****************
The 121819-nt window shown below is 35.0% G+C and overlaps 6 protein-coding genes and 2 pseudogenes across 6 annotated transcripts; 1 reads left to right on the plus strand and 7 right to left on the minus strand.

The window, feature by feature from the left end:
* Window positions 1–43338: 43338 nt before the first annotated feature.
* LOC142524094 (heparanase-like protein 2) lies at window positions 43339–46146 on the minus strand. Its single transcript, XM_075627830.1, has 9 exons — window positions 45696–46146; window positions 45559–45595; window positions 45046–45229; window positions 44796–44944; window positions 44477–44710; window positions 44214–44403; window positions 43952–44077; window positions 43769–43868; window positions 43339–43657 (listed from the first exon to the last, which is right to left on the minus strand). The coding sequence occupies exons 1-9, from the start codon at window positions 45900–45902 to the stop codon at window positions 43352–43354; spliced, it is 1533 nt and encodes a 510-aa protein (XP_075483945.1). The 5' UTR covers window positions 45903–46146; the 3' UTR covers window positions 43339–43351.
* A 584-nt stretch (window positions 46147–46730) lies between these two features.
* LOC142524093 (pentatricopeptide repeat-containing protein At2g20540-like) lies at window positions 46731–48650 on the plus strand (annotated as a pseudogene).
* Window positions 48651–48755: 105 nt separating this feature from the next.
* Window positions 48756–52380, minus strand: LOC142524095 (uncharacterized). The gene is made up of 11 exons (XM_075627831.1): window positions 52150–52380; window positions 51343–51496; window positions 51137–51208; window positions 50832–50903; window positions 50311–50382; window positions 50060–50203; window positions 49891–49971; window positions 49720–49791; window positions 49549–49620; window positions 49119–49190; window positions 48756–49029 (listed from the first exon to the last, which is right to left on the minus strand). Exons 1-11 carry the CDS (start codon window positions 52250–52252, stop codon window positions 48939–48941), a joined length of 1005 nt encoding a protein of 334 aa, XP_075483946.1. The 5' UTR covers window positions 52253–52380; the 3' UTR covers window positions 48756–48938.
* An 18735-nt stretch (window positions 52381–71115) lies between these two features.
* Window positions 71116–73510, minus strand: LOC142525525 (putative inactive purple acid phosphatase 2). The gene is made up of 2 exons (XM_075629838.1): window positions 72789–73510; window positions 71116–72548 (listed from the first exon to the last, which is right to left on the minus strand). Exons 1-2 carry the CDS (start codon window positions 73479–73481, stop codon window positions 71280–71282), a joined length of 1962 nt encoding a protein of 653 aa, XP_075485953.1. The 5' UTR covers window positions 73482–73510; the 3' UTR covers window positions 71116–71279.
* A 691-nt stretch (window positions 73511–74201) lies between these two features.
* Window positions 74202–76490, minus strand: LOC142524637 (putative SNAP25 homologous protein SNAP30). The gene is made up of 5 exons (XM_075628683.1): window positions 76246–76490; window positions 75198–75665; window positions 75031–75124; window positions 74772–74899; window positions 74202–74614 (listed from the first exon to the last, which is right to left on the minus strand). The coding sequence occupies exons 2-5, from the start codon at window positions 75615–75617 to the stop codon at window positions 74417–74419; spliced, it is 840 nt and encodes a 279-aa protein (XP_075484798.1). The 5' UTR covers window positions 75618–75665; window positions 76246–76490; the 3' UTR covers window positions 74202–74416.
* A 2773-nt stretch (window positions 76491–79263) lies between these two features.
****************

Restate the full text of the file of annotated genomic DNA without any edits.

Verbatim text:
The 121819-nt window shown below is 35.0% G+C and overlaps 6 protein-coding genes and 2 pseudogenes across 6 annotated transcripts; 1 reads left to right on the plus strand and 7 right to left on the minus strand.

The window, feature by feature from the left end:
* Window positions 1–43338: 43338 nt before the first annotated feature.
* LOC142524094 (heparanase-like protein 2) lies at window positions 43339–46146 on the minus strand. Its single transcript, XM_075627830.1, has 9 exons — window positions 45696–46146; window positions 45559–45595; window positions 45046–45229; window positions 44796–44944; window positions 44477–44710; window positions 44214–44403; window positions 43952–44077; window positions 43769–43868; window positions 43339–43657 (listed from the first exon to the last, which is right to left on the minus strand). The coding sequence occupies exons 1-9, from the start codon at window positions 45900–45902 to the stop codon at window positions 43352–43354; spliced, it is 1533 nt and encodes a 510-aa protein (XP_075483945.1). The 5' UTR covers window positions 45903–46146; the 3' UTR covers window positions 43339–43351.
* A 584-nt stretch (window positions 46147–46730) lies between these two features.
* LOC142524093 (pentatricopeptide repeat-containing protein At2g20540-like) lies at window positions 46731–48650 on the plus strand (annotated as a pseudogene).
* Window positions 48651–48755: 105 nt separating this feature from the next.
* Window positions 48756–52380, minus strand: LOC142524095 (uncharacterized). The gene is made up of 11 exons (XM_075627831.1): window positions 52150–52380; window positions 51343–51496; window positions 51137–51208; window positions 50832–50903; window positions 50311–50382; window positions 50060–50203; window positions 49891–49971; window positions 49720–49791; window positions 49549–49620; window positions 49119–49190; window positions 48756–49029 (listed from the first exon to the last, which is right to left on the minus strand). Exons 1-11 carry the CDS (start codon window positions 52250–52252, stop codon window positions 48939–48941), a joined length of 1005 nt encoding a protein of 334 aa, XP_075483946.1. The 5' UTR covers window positions 52253–52380; the 3' UTR covers window positions 48756–48938.
* An 18735-nt stretch (window positions 52381–71115) lies between these two features.
* Window positions 71116–73510, minus strand: LOC142525525 (putative inactive purple acid phosphatase 2). The gene is made up of 2 exons (XM_075629838.1): window positions 72789–73510; window positions 71116–72548 (listed from the first exon to the last, which is right to left on the minus strand). Exons 1-2 carry the CDS (start codon window positions 73479–73481, stop codon window positions 71280–71282), a joined length of 1962 nt encoding a protein of 653 aa, XP_075485953.1. The 5' UTR covers window positions 73482–73510; the 3' UTR covers window positions 71116–71279.
* A 691-nt stretch (window positions 73511–74201) lies between these two features.
* Window positions 74202–76490, minus strand: LOC142524637 (putative SNAP25 homologous protein SNAP30). The gene is made up of 5 exons (XM_075628683.1): window positions 76246–76490; window positions 75198–75665; window positions 75031–75124; window positions 74772–74899; window positions 74202–74614 (listed from the first exon to the last, which is right to left on the minus strand). The coding sequence occupies exons 2-5, from the start codon at window positions 75615–75617 to the stop codon at window positions 74417–74419; spliced, it is 840 nt and encodes a 279-aa protein (XP_075484798.1). The 5' UTR covers window positions 75618–75665; window positions 76246–76490; the 3' UTR covers window positions 74202–74416.
* A 2773-nt stretch (window positions 76491–79263) lies between these two features.